By Truman C. Wang
Photo Credit: Ken Howard / LA Opera
In his probing and vastly entertaining study, “Music & Musicians in Nineteenth Century Italy” (1991, Amadeus Press), John Rosselli presents a picture of opera in Europe, from England to Russia, in which the Italian singers reigned supreme, both during Austrian rule and after independence in 1869. Whatever social and political oppressions the Italians might have faced at home and abroad, they were able to express freely their Risorgimento sentiments in the opera houses, at least prior to the 1848 revolution. Thus, the premiere of “Nabucco” in 1842, with its nostalgic chorus ‘Va pensiero’ longing for the Italian fatherland, received zero Austrian censorship. In fact, Verdi dedicated the opera to an Austrian archduchess – surely not an act of a revolutionary as history has portrayed him, but a liberal-leaning opportunist who readily lent his name to the Risorgimento movement sweeping the new nation. For Verdi, a simple peasant from Busseto, the business of opera was his main concern, not politics nor nationalism.
With this historical background in mind, it's easier to understand LA Opera’s new production of “Nabucco”, directed and designed by Thaddeus Strassberger, that serves the dual purpose of recreating, splendidly, the original 1842 La Scala staging, as well as making a social commentary on Austrian oppression. The theater-in-theater framing allows for a clear view of the two strata of society co-existing (during the overture and the performance) and colliding (during the little final curtain ‘post-credits’ drama). The Austrian nobility are seen waltzing and walking down the aisle to their boxes with a military escort; while the working-class Italians sing and entertain for them on stage. It may seem like a somewhat unwieldy concept on paper but is beautifully well presented on stage.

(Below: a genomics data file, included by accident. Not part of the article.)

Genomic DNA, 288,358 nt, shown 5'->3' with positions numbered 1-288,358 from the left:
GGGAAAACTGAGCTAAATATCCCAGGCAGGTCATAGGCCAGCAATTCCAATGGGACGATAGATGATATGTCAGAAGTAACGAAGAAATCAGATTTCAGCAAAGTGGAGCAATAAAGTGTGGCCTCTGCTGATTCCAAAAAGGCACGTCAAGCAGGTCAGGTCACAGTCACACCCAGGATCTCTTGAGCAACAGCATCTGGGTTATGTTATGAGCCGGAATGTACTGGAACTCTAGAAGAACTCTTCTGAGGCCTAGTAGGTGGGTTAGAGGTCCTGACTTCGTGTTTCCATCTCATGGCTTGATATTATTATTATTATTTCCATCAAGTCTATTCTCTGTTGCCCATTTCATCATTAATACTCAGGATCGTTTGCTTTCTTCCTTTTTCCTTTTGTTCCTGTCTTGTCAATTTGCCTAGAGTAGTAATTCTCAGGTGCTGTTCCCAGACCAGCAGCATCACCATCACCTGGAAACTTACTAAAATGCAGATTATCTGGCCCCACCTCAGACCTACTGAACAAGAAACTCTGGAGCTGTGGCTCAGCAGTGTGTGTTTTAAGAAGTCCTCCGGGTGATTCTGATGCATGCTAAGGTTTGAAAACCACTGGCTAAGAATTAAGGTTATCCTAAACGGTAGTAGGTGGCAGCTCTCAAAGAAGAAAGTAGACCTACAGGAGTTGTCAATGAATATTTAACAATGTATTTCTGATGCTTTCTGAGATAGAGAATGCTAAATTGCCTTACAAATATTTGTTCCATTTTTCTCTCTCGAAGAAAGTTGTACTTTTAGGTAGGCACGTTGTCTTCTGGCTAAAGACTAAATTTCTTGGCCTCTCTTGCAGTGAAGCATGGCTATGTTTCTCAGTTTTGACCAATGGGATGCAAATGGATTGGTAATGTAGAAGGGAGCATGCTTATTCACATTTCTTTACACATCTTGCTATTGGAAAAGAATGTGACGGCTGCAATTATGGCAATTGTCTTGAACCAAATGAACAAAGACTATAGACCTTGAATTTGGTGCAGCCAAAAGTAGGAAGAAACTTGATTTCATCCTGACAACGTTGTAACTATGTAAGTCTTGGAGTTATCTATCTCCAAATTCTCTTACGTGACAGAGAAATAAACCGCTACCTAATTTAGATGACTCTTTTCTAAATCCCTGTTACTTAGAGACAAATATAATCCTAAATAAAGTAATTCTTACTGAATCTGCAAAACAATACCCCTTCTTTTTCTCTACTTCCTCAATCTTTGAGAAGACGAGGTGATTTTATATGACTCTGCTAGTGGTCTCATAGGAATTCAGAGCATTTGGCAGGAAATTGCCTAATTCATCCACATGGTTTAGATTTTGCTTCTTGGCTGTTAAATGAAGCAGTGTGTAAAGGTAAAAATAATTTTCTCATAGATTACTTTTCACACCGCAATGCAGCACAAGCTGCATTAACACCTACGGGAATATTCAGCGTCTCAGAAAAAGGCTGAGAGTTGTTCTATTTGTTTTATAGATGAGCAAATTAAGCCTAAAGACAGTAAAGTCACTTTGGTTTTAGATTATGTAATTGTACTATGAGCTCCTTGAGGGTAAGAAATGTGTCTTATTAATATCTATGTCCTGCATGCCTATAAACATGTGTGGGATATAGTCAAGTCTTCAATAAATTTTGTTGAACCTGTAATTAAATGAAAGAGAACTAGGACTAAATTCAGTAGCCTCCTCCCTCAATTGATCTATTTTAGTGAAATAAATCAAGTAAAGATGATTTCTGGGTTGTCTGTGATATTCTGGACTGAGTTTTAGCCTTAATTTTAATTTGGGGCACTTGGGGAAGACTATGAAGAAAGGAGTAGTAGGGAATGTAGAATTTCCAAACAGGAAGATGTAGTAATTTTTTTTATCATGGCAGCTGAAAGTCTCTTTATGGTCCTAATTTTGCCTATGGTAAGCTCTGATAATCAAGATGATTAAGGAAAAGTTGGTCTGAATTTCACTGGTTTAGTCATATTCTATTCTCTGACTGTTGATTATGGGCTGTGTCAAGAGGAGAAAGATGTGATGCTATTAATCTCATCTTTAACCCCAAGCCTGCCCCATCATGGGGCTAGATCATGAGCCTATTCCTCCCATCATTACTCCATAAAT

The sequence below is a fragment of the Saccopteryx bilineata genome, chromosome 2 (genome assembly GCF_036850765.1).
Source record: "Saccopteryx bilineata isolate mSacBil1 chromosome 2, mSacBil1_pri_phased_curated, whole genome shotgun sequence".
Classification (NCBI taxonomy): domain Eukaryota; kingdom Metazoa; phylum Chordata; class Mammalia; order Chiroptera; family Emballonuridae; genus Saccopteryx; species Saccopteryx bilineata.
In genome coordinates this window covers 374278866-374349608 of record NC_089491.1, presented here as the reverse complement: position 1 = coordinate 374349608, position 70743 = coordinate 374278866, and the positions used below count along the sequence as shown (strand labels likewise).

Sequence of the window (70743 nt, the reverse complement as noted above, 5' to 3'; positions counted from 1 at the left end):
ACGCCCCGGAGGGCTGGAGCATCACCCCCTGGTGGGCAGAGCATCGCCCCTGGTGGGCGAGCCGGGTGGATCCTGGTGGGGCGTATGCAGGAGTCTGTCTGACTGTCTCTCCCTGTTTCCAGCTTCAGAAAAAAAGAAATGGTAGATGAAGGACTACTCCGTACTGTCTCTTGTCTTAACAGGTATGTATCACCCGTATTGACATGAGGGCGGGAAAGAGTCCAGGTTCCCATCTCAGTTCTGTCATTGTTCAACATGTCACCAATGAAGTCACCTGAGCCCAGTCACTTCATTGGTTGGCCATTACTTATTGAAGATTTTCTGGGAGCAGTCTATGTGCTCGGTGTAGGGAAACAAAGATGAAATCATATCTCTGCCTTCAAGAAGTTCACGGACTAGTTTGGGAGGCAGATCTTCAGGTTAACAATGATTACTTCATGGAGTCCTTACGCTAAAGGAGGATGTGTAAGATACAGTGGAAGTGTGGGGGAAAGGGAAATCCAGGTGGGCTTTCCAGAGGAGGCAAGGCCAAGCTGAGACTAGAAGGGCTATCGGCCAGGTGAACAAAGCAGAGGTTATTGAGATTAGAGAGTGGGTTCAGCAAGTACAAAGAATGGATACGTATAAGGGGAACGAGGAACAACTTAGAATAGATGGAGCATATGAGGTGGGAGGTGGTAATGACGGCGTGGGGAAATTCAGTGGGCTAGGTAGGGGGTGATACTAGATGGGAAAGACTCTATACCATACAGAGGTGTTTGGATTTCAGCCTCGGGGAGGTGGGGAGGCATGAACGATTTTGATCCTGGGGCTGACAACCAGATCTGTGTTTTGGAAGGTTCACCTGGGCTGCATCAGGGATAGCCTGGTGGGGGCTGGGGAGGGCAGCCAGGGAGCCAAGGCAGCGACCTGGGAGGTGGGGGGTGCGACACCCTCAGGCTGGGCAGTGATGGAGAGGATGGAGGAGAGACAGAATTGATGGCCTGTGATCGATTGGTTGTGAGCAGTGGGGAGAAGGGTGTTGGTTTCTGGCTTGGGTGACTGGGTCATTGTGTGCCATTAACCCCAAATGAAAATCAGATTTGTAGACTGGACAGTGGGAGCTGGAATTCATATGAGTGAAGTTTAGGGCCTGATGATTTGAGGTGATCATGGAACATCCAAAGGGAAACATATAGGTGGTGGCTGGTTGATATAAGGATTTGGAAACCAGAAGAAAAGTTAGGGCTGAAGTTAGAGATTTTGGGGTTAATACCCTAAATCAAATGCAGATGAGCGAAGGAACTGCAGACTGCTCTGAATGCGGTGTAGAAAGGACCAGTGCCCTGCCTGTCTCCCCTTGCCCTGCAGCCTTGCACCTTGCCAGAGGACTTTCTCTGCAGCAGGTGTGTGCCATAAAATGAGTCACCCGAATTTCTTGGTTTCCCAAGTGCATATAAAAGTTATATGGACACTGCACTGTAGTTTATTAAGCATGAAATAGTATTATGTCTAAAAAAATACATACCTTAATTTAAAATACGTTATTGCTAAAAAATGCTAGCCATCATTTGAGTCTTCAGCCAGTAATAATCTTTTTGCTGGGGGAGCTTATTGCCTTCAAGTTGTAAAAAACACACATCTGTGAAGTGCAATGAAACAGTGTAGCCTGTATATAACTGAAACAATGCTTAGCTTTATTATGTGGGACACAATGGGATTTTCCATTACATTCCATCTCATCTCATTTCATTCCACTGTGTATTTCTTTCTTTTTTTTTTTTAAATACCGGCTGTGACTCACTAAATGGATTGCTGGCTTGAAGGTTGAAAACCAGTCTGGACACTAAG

Following the success of “Pearl Fishers”, LA Open again assembled a winning cast for “Nabucco”, featuring Plácido Domingo in the eponymous role. Mr. Domingo, amazingly, had sung the tenor role Ismaele some 35 years ago and here sings the agony of the flawed king of Babylon with heartrending pathos. No longer commanding a long-breathed legato line or precise pitching, Mr. Domingo nonetheless conveys deep eloquence in his Act III duet with Abigaille (a precursor of the Germont-Violetta duet in “La Traviata”), not to mention a commanding stage presence. Hopefully, Sony Classics will preserve this fine performance on Blu-ray DVD as they did last year’s “Macbeth”.
As his wicked adopted daughter Abigaille, Ukrainian soprano Liudmyla Monastyrska makes her auspicious L.A. debut in gleaming, razor-sharp voice, fierce and unflinching in her plot to steal the crown, but showing a surprisingly amount of morbidezza (soft pathos) at Nabucco’s plea for mercy in their dramatic Act III duet.
Filling out the other major roles are bass Morris Robinson’s imposing Zaccaria, mezzo-soprano Nancy Fabiola Herrera’s steely Fenena who sings her last-act prayer tenderly, and Mario Chang’s Ismaele – not quite the tenore di forza for the role but a sweet plangent tenor.
The LA Opera Chorus dispatches the all-important ‘Va Pensiero’ in a subdued, languid tone but gives a surprise, much more rousing, encore during the aforementioned ‘post-credits’. Music Director James Conlon, in his tenth year with the company, conducts a powerful performance, with plenty of vigor and rum-ti-tum raw excitement of early Verdi.
There are three more performances of “Nabucco” on November 8, 11 and 19.
Truman C. Wang is Editor-in-Chief of Classical Voice, whose articles have appeared in the San Gabriel Valley Tribune, the Pasadena Star-News, other Southern California publications, as well as the Hawaiian Chinese Daily.